This list is for classwork on Wednesday, January 4 (after the test) and Thursday, January 5, but use it any time for review or help!

Try these if you want help knowing how to rewrite fractions with different numerators and denominators, or understanding why 2/3 is the same size as 10/15.

Equivalent Fractions by NCTM Illuminations helps show why some fractions are the same size as others. I recommend using the square model rather than the circle. Try "Build Your Own" with 3/4, 2/5, 1/6, 2/3, 5/8, 4/12, etc. Equivalent Fractions by Mark Weddell is similar.

Melvin's Make a Match could work as a review game after you work with equivalent fractions for a while. (If you hover over a piece in this game, it shows it a little bigger.)

In Fraction Flag, you choose the proportions to represent some colors in a flag (for example, half one color and half another color), then design a flag that has those proportions. The design is limited to halves and quarters (fourths).

Fraction Models (by NCTM Illuminations) is, frankly, somewhat boring, but it's a great way to explore connections between fractions, mixed numbers, decimals, and percents with a visual representation.

Dolphin Race (Comparing Fraction Size) was definitely a crowd favorite among sixth graders in 2015. It feels competitive, but gives you time to think, and there are two different levels.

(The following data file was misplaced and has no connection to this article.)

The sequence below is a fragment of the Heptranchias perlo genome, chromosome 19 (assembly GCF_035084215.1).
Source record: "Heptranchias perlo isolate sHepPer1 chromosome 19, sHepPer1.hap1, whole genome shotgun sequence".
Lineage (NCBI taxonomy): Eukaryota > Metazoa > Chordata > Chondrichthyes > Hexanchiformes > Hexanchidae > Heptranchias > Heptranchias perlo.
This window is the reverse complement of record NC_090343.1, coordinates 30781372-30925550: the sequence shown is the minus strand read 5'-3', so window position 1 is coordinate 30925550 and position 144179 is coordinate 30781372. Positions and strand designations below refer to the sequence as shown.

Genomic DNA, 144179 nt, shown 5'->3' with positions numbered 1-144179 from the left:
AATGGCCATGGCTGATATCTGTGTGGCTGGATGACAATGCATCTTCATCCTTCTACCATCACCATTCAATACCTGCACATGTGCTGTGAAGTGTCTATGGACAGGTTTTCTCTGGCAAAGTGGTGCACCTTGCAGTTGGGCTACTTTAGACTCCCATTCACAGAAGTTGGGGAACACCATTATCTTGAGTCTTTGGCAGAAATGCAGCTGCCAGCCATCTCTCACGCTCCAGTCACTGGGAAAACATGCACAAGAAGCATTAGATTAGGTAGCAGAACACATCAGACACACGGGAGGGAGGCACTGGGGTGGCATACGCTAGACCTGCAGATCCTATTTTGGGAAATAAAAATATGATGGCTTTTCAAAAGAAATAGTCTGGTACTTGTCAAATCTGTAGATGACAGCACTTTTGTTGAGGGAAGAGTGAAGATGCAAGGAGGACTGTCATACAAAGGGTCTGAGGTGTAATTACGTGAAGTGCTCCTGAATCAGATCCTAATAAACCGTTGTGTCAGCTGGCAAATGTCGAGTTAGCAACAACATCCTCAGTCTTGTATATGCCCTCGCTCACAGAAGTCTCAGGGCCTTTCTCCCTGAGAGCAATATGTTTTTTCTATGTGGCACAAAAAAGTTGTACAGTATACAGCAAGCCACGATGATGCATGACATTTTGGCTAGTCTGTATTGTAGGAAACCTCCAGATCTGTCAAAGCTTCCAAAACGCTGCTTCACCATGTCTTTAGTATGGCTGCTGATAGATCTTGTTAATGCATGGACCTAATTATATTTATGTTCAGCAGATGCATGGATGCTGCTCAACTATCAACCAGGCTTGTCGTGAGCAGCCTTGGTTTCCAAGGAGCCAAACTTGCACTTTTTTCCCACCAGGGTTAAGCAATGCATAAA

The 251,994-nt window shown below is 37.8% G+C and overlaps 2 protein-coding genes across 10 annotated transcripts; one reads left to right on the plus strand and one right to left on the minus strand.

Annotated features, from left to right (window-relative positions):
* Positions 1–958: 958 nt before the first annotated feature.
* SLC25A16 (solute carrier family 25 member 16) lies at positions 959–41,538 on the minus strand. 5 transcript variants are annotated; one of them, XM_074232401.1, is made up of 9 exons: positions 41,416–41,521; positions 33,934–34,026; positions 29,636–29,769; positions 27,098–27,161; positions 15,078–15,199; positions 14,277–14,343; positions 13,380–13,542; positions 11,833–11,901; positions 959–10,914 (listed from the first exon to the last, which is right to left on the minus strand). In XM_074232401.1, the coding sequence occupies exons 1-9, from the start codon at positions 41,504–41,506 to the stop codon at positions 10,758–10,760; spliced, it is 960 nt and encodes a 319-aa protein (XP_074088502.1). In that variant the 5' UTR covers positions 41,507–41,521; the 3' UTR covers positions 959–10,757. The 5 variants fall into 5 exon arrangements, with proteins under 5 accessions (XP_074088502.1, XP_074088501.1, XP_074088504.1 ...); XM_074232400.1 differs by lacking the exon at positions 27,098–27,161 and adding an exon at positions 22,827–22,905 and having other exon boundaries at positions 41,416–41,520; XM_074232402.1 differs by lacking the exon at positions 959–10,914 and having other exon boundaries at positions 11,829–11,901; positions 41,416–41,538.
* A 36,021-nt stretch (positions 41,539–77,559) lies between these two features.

Fractions Ordering Game asks you to place fractions in order of size. If you get some wrong, it gives you another chance to rearrange those. There are three levels of difficulty.

In Fraction Game by NCTM Illuminations, use equivalent fractions and estimation of fraction sizes to "play" fraction cards on fraction number lines. (Read the instructions first.) Play several times. How few cards can you use? What are good strategies to reduce the number of cards you use?

Sheppard Software Fraction Games include a lot of "Splat" and "Mathman" (Pacman-like) games about improper fractions and mixed numbers, equivalent fractions, adding fractions, subtracting fractions, and a LOT of other choices.

There are some challenging Fractions Activities on NRICH, a British math (they call it "maths") site with a lot of incredibly creative games and lessons.

IXL Fractions Activities is a for-profit site, but it lets non-members practice a few minutes. The activities are quite repetitive, but you may like them as a sort of quiz/self-check.

Speedway (Adding Fractions) on Math Playground is good mental math practice for adding and reducing fractions, if you're already comfortable with that. Speed is a big part of this one.

If you already know about decimals and percents (which we will learn more about later this year), you might like Fraction/Decimal/Percent Jeopardy (quiz yourself on converting between them; use "0.3..." for 0.3 with a bar (repeating decimal)) and/or Decention (finding equivalent fractions, decimals, and percentages).

Missing Multipliers (NRICH): I love these logic puzzles where you have to figure out what factors would give a mixed-up times table with the results inside, sort of Hangman-style. The challenges listed in links at the bottom of the page really are quite challenging!

**YOU DON'T HAVE TO PLAY THEM ALL.**Focus on the ones that are useful to you.**Equivalent Fractions**Try these if you want help knowing how to rewrite fractions with different numerators and denominators, or understanding why 2/3 is the same size as 10/15.